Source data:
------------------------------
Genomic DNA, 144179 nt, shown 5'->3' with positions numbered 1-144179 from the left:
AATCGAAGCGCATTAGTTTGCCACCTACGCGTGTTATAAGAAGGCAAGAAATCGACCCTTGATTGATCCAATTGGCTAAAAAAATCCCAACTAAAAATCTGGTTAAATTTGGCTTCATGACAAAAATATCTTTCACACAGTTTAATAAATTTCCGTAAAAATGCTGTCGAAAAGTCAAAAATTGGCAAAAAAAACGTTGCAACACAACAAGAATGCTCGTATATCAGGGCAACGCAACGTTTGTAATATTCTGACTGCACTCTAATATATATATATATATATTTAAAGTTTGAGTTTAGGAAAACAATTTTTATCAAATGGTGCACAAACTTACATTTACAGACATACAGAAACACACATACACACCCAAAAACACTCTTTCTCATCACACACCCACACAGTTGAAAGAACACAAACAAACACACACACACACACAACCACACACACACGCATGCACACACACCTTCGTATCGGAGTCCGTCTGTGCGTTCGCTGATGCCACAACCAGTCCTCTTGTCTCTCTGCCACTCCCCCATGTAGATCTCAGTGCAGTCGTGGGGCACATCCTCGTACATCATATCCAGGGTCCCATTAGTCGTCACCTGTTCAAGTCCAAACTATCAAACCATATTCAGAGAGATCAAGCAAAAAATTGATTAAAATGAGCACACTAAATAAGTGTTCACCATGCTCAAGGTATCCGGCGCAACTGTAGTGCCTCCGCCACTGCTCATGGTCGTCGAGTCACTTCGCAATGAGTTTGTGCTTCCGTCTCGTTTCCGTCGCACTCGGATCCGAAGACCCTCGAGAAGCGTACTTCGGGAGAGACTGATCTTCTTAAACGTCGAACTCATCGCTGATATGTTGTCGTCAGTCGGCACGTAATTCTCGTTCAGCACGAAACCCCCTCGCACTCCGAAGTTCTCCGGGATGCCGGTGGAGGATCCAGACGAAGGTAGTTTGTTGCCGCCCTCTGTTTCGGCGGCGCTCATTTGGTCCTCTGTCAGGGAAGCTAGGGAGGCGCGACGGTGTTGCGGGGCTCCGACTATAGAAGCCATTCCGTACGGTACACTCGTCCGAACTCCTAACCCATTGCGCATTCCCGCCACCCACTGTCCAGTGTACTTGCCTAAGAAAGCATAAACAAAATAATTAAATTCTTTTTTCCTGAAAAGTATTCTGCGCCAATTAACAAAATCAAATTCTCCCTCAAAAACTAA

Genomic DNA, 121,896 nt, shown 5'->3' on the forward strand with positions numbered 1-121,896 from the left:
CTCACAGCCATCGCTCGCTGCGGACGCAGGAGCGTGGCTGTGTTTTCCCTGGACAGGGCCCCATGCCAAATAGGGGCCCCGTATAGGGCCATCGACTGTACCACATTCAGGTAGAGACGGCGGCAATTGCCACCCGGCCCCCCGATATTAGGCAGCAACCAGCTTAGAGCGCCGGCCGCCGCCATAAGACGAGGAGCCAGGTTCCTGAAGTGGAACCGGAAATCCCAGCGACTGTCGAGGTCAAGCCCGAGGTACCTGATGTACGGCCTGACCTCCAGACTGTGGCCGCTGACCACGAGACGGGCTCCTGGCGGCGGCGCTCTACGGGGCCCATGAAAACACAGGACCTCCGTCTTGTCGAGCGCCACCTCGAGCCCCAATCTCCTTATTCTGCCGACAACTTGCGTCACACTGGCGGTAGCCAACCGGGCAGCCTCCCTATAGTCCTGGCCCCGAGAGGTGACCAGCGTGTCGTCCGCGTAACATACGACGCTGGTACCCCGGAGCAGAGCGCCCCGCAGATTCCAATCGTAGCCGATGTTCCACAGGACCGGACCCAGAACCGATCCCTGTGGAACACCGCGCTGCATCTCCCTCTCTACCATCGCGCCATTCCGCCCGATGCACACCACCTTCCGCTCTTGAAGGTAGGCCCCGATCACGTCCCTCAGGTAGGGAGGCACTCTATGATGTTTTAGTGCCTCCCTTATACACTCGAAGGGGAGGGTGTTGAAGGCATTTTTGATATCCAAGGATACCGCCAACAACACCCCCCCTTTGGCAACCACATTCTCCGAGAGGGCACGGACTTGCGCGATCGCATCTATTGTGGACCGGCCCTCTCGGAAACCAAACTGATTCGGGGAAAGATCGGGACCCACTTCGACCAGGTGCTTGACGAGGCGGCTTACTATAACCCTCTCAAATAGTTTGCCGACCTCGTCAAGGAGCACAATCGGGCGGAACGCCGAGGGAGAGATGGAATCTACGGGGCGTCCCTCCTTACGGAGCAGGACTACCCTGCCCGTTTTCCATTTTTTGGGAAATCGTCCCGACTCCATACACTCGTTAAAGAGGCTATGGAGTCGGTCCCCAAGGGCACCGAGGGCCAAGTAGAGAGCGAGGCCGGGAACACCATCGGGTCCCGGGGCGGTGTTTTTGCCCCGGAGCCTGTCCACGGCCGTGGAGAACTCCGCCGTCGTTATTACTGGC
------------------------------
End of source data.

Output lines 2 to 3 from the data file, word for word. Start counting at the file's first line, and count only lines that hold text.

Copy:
AATCGAAGCGCATTAGTTTGCCACCTACGCGTGTTATAAGAAGGCAAGAAATCGACCCTTGATTGATCCAATTGGCTAAAAAAATCCCAACTAAAAATCTGGTTAAATTTGGCTTCATGACAAAAATATCTTTCACACAGTTTAATAAATTTCCGTAAAAATGCTGTCGAAAAGTCAAAAATTGGCAAAAAAAACGTTGCAACACAACAAGAATGCTCGTATATCAGGGCAACGCAACGTTTGTAATATTCTGACTGCACTCTAATATATATATATATATATTTAAAGTTTGAGTTTAGGAAAACAATTTTTATCAAATGGTGCACAAACTTACATTTACAGACATACAGAAACACACATACACACCCAAAAACACTCTTTCTCATCACACACCCACACAGTTGAAAGAACACAAACAAACACACACACACACACAACCACACACACACGCATGCACACACACCTTCGTATCGGAGTCCGTCTGTGCGTTCGCTGATGCCACAACCAGTCCTCTTGTCTCTCTGCCACTCCCCCATGTAGATCTCAGTGCAGTCGTGGGGCACATCCTCGTACATCATATCCAGGGTCCCATTAGTCGTCACCTGTTCAAGTCCAAACTATCAAACCATATTCAGAGAGATCAAGCAAAAAATTGATTAAAATGAGCACACTAAATAAGTGTTCACCATGCTCAAGGTATCCGGCGCAACTGTAGTGCCTCCGCCACTGCTCATGGTCGTCGAGTCACTTCGCAATGAGTTTGTGCTTCCGTCTCGTTTCCGTCGCACTCGGATCCGAAGACCCTCGAGAAGCGTACTTCGGGAGAGACTGATCTTCTTAAACGTCGAACTCATCGCTGATATGTTGTCGTCAGTCGGCACGTAATTCTCGTTCAGCACGAAACCCCCTCGCACTCCGAAGTTCTCCGGGATGCCGGTGGAGGATCCAGACGAAGGTAGTTTGTTGCCGCCCTCTGTTTCGGCGGCGCTCATTTGGTCCTCTGTCAGGGAAGCTAGGGAGGCGCGACGGTGTTGCGGGGCTCCGACTATAGAAGCCATTCCGTACGGTACACTCGTCCGAACTCCTAACCCATTGCGCATTCCCGCCACCCACTGTCCAGTGTACTTGCCTAAGAAAGCATAAACAAAATAATTAAATTCTTTTTTCCTGAAAAGTATTCTGCGCCAATTAACAAAATCAAATTCTCCCTCAAAAACTAA

Genomic DNA, 121,896 nt, shown 5'->3' on the forward strand with positions numbered 1-121,896 from the left: